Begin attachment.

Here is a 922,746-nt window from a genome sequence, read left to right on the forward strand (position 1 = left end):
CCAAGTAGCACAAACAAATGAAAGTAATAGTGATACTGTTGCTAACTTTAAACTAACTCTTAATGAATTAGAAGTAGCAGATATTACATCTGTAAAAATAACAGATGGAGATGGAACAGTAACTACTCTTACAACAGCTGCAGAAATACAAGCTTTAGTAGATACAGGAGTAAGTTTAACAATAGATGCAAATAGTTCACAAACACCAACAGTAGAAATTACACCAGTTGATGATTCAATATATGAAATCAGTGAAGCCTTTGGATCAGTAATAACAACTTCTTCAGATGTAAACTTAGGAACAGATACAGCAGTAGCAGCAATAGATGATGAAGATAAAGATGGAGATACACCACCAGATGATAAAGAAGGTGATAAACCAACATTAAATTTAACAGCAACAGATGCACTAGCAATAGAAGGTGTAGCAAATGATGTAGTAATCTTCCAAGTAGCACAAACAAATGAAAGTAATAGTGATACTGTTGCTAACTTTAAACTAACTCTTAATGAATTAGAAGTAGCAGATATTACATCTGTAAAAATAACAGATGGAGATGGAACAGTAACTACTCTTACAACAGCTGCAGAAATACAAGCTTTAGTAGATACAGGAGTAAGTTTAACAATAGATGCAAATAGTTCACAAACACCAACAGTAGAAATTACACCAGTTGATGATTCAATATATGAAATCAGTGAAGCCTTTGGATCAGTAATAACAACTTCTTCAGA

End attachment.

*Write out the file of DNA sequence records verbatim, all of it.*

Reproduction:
Here is a 922,746-nt window from a genome sequence, read left to right on the forward strand (position 1 = left end):
CCAAGTAGCACAAACAAATGAAAGTAATAGTGATACTGTTGCTAACTTTAAACTAACTCTTAATGAATTAGAAGTAGCAGATATTACATCTGTAAAAATAACAGATGGAGATGGAACAGTAACTACTCTTACAACAGCTGCAGAAATACAAGCTTTAGTAGATACAGGAGTAAGTTTAACAATAGATGCAAATAGTTCACAAACACCAACAGTAGAAATTACACCAGTTGATGATTCAATATATGAAATCAGTGAAGCCTTTGGATCAGTAATAACAACTTCTTCAGATGTAAACTTAGGAACAGATACAGCAGTAGCAGCAATAGATGATGAAGATAAAGATGGAGATACACCACCAGATGATAAAGAAGGTGATAAACCAACATTAAATTTAACAGCAACAGATGCACTAGCAATAGAAGGTGTAGCAAATGATGTAGTAATCTTCCAAGTAGCACAAACAAATGAAAGTAATAGTGATACTGTTGCTAACTTTAAACTAACTCTTAATGAATTAGAAGTAGCAGATATTACATCTGTAAAAATAACAGATGGAGATGGAACAGTAACTACTCTTACAACAGCTGCAGAAATACAAGCTTTAGTAGATACAGGAGTAAGTTTAACAATAGATGCAAATAGTTCACAAACACCAACAGTAGAAATTACACCAGTTGATGATTCAATATATGAAATCAGTGAAGCCTTTGGATCAGTAATAACAACTTCTTCAGA